Imagining History

When writing historical fiction I have found it almost essential to visit the places in which the actual events occurred. Being where the characters once were inspires me to feel I know them so much better and am more confident therefore to imagine scenes and put words in their mouths where no actual evidence of such exists. This is especially important where the central character was of little historical importance and few records of their life were ever made.

I was therefore very excited to discover that the Chhatar Manzil building in Lucknow is being restored and will be open to the public as a museum of Avadh’s unique culture and history. Designed by Claude Martin, French soldier and entrepreneur, as his town house, the building was the first home of the heroine of my novel The Black Princess’ after her marriage in 1789.

Nur Baksh’s husband was Captain, later General, Benoit de Boigne, a highly trusted soldier in the service of Mahadji Sindhia, then leader of the Mahratta alliance who, but for his early death, might have become the ruler of central India as the Mughal Empire collapsed and British influence increased.

I learnt of her existence in the wonderful book ‘White Mughals’ by William Dalrymple and felt especially drawn to her because she spent most of her life living in the English countryside, very near to where I live with my Indian husband. I cannot find her house but I have visited her grave in St Mary’s churchyard in the town of Horsham in the county of Sussex. She lies aligned in a north to south direction according to Islamic not Christian custom, despite the fact that in all the years she lived in England she was known as her husband renamed her: ‘Mrs Helena Bennett’. It was her Sussex neighbours who, evidently finding her presence among them strange, called her ‘The Black Princess’ although she was neither royal nor dark-skinned.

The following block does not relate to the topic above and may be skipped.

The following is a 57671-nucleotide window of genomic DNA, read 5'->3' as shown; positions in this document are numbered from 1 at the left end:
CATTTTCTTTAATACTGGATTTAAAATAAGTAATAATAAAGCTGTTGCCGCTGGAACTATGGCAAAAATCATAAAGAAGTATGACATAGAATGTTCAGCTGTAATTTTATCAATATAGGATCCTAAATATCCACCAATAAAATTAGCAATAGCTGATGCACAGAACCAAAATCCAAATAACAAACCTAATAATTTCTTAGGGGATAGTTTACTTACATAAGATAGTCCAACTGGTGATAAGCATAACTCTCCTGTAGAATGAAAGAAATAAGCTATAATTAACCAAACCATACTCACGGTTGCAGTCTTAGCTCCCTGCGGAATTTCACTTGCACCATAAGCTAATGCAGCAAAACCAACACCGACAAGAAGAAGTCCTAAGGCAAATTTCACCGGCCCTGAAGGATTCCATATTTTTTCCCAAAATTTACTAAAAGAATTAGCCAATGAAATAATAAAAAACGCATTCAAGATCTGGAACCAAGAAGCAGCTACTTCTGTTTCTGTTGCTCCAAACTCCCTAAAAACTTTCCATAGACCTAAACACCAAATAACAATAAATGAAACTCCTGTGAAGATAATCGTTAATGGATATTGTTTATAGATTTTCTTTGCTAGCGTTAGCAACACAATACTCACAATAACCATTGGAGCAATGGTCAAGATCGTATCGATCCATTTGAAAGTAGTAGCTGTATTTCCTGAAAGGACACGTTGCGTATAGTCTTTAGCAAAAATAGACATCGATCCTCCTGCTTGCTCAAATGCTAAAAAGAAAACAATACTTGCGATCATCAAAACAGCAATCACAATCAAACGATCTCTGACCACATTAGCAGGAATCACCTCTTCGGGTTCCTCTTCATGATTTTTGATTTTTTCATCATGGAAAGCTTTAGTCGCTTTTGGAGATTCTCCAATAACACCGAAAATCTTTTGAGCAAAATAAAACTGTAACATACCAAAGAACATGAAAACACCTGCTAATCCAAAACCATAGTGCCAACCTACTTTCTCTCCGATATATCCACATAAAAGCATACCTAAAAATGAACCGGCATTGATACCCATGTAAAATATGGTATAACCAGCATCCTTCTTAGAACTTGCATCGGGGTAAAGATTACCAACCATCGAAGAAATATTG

Later home to a succession of Nawabs, following Independence and until recently the Chhatar Manzil housed a drug research institute and was inaccessible to the public. I could only manage to view its beautiful exterior from a rowing boat on the Gomti. In the book I imagine Nur enjoying a similar experience together with her sister Faiz, who was married to Captain William Palmer, officer of the East India Company and a great lover of Indian culture, and with Colonel Martin and his chief consort, Boulone. As I let Boulone remark: how strange that they are three friends all with European husbands who are also friends. She wishes they could have their portrait taken together.  (Fortunately, there are portraits both of her and of Nur in the company of Faiz and William and their children, both by the German painter of both the British and Austrian Royal families, Johan Zoffany.)

There are other wonderful buildings in Lucknow that inspired my book, such as the breath-taking Bara Imam-Bara, built by order of the then Nawab to provide employment for the city’s population after the famine of 1784. There are the remains of the British Residency, the main building of which is a museum, where Nur lived with the Palmers before her marriage, and which was besieged in the uprising of 1857. Were it not for the pandemic, I would be visiting Lucknow again this winter. Meanwhile I shall console myself with the thought that the Chhatar Manzil will be fully restored and open to the public by the time that I can return.

Maggie Voysey Paun

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